On a broader level, I wonder if the bear wandered into town as a result of reduced traffic in the first place (due to coronavirus). As coyotes and other animals are doing, in places like San Francisco.

      2. Richard McCann

        The proposed solution of “population control” isn’t a feasible solution within the time frame required. The world’s population growth is already slowing thanks to the spread of education to women, it just takes time. Further, it would require rapid DEPOPULATION from the current level of 7 billion people. Will  you be the first to step up to sacrifice yourself so humanity can survive?

        1. Ron Oertel

          The film doesn’t actually focus much on that “solution”.

          What the film does is to point out the folly of putting all of one’s faith in the same system that created the problem.  It then shows examples of how that’s not working out.

          Regarding “sacrificing” oneself, we all will, eventually.  (Interesting that you brought that up, because one of the themes of the film is that we are making mistakes due to fear of, and refusal to accept ultimate mortality.  I found that rather thought-provoking.)

          Have you watched the film?

    3. Ron Oertel

      The filmmakers call for an end to limitless economic growth and consumption.

      Ah – missed that, the first time.


      Starting to restore my faith in humanity. I’ll plan on watching this.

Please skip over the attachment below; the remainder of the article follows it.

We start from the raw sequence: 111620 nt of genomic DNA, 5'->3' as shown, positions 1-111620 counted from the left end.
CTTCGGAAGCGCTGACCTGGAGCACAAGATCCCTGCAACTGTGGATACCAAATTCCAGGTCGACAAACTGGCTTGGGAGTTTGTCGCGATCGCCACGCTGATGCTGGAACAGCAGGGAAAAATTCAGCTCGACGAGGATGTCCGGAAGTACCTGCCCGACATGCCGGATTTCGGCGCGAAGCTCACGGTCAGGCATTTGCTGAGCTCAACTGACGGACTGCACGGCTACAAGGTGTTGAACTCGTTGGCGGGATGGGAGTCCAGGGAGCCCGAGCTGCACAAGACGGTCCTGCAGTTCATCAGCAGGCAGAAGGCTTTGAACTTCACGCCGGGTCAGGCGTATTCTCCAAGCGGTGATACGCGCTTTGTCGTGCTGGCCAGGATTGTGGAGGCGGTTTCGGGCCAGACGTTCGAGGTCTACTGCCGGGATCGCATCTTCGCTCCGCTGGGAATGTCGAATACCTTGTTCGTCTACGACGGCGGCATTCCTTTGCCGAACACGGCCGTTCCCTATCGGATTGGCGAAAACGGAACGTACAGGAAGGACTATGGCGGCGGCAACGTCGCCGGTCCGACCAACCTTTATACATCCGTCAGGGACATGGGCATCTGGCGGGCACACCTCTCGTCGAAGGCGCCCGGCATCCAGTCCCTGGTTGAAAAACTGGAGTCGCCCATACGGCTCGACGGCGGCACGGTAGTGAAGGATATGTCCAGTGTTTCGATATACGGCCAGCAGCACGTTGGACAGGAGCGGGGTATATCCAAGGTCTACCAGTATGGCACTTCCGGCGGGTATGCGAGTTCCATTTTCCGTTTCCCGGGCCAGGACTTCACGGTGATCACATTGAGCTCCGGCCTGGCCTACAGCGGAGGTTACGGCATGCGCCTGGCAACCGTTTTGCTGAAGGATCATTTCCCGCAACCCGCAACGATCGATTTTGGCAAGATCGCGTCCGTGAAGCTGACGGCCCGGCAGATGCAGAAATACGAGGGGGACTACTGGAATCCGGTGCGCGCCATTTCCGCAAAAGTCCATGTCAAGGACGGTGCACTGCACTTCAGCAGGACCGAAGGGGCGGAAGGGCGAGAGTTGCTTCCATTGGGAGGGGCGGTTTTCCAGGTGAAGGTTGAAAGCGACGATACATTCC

2. Ron Oertel

    Well, I never heard of this film before today, and now I’m starting to realize why this has “stirred the pot” – apparently quite effectively.

    “The only reason we had been force fed the story ‘climate change plus renewables equals we’re saved’ is because billionaires, bankers and corporations profit from it.”

    “Depicted in the film are a range of ways The Koch Brothers profit from green energy.”

    Apparently, there’s even a lawsuit related to this:

    “But the effort to gag Planet of the Humans reveals something more sinister: the refusal by leading climate activists and academics to have an honest discussion about the limits of renewable energy and why renewables alone cannot save us from climate change or solve the problem of energy poverty.”

    1. Ron Oertel

      In reading the article above more carefully, it appears that the lawsuit is not directly related to the film:

      What was Clack’s sin? He, along with nearly two dozen other prominent scientists, debunked the claims that Jacobson was making about – what else? — renewable energy.

      Before delving into the details of the SLAPP suit, it’s worthwhile to recall how Fox used Jacobson’s work to help justify his effort to censor Moore and Gibbs.


    2. Richard McCann

       limits of renewable energy and why renewables alone cannot save us from climate change or solve the problem of energy poverty

      Recognizing the limits is VERY different than a complete dismissal as a dismal failure to achieve any gains.

      1. Ron Oertel

        After watching the film, I realized that it (by no means) is suggesting a “complete dismissal” to achieve gains in energy efficiency, and less-impactful technologies.